Khata, The Tibetan Traditional Offering Scarf
Khata is one of the essential pieces of cloth in Tibetan culture. The term Khata is an informal and the formal term for the traditional Tibetan scarf is call Jel-Dhar. The most common color of the Khata is white to signify the purity of the intention of the offerer, with no negative thoughts or motives behind it. There are other colors use in Khata like Blue, red, green and Yellow. It looks like a long scarf, and it has auspicious signs and Mantras inscribed on it. It is an essential part on our life and would use for all the occasion from birth to marriage and even death. It is a sign of love and respect for others. The offering of Khata is one of the most well-known customs in Tibetan culture. When you arrive in Tibet for your Tibet travel, you will be offered the Khata on arrival or departure from Lhasa or Tibet.
The size and fabric quality of khata can be different for the choice of presenter. The most elegant one is made of the pure silks, and the most simple one is made of simple cotton. It is not the matter of the quality of the cloth, but then it is the matter of sincerity of the offerer.
History of Khata
There are many different schools of thought about the origin of the Khata. The most popular one is from the Han Dynasty. During the Han dynasty, they send diplomatic mission the western region. The diplomats pass through Tibet and present silk roll to the leader of the local chief. Those times silks were ceremonial offering, and it symbolizes the pure friendship. This etiquette of showing friendliness and wishes was practice in the local tribe. Later the new custom is passed to the central plans and Yarlung river valley.
Another school believes the custom of Khata is Tibetans own development. During the time of early Tibetan Tubo dynasty especially during the time of King Songtsen Gampo, King would present honoring the gift of the skin of a prized Animal to anyone for a good job. But after the arrival in Buddhism in Tibet in the 8th century. The Sages like Guru Rinpoche and Shantarakshita discourage giving animal skins, as it required the killing of animals for their skin. In India, there is a tradition of giving offerings of sets of new cloth to the master. The tradition of presenting animal skin is replaced with expensive silk brocade from China under the influence of Indian culture or master. Then it gradually changes into the current khata culture.
According to the third school of thought. This culture prevalent in the pre-Buddhist nomadic communities of Tibet. They said the culture of Khata came from Kanak culture. In the Kanak Culture, we would put a pinch of tsampa on the shoulder of the guest that visit for work or visit to signify the host sincerely of their wishes of Welcome, respect, and farewell. Tsampa is put on the right shoulder for the men and left on the women. They also put the beautiful display of symbols and greeting on the floor to welcome high lama and officials. This tradition gradually became the Khata culture,
How to offer Khata
Offering Khata though is a very simple gesture, but in our tradition, it has its own significance and protocol governing this tradition.
Here are some protocols/etiquette in offering Khatas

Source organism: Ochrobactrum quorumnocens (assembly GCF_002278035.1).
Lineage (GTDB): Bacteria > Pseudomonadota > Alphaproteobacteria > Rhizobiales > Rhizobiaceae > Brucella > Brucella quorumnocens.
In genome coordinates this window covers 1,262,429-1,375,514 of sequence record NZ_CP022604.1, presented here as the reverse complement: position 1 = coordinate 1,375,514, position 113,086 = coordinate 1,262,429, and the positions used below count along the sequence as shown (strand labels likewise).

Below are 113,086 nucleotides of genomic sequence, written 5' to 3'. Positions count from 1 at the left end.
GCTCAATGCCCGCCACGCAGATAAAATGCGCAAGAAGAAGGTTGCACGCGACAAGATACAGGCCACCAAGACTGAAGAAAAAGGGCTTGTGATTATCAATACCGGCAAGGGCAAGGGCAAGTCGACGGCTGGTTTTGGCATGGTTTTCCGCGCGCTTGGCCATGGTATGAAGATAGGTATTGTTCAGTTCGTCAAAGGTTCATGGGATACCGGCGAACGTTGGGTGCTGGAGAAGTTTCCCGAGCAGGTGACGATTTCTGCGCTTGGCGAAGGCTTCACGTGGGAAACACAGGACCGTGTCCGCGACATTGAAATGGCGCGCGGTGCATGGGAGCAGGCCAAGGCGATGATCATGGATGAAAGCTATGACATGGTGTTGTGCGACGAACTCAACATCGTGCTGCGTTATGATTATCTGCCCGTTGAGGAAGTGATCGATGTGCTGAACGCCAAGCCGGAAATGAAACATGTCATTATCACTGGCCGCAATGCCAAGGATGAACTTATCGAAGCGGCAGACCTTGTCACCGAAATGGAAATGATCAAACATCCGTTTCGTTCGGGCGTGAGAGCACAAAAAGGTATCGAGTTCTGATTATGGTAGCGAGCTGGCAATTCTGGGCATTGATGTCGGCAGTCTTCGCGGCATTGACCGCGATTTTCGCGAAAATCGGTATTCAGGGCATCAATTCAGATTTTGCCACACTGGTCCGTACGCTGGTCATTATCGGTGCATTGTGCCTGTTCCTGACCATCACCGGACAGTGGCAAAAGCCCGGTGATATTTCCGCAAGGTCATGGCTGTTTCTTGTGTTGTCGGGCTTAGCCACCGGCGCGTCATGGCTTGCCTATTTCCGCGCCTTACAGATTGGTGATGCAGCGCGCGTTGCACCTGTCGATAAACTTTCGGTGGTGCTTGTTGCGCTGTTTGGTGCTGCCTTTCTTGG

1. Khata must be clean and wrinkle free which is why we used the new one on all the occasions nowadays. But in old time we will take extra care to make sure it is clean and wrinkle-free.
2. Khata must be properly folded. When folding the khata, it must be first fold in half width-wise. It represents the interdependence of our existence. After this fold, we will fold the Khata in fan effect and roll up to end the folding. When presenting the Khata, we must open it infant of the receiver. While holding khata to offer, you must hold it with your open palm. The open edge should face the person you are giving, and the folded end should be towards you. This represents your pure open heart, with no negative thoughts or motives in the offering.
3. Bow before the receiver.
4. If the receiver is higher than you, offer it on their hand, and if the receiver is of your equal or lower level, you can place khata around their neck.
Purpose of offering Khata
- Respect/ Gratitude.
For high lamas, teacher dignitaries and elders. When you give them Khata, it should be presented with folded hands places near your forehead, and bow before them in Humble. You will never put khata over the neck of someone higher, and older than you. If the receiver is the elder and more senior than you, you will most like to get the khata back to you as a blessing. Special from the high lama, the returned khata is considered a blessing and will always be kept with them. We also have the custom of putting khatas over the statues, Thangka painting, portrait of reincarnated Masters and over the altar. These are to show our devotion and aspiration from them. We also put the Khata on the prayer flags before hanging them. It is a sign of purity and sincerity of our prayer, and it is also an offering to gods for swift accomplishments of prayers and wishes.
We also use Khata when we visit some one’s home after the death of near one. Khata is laid over the body, here represent our prayers for deceased swift rebirth and free from suffering in after death stages.
- Affections and celebration.
Khata can also be used for special events like birthday, new year, farewell, marriage, welcome, honor celebration and any other day to day event in one’s life journey. During these occasions, we will offer khatas.
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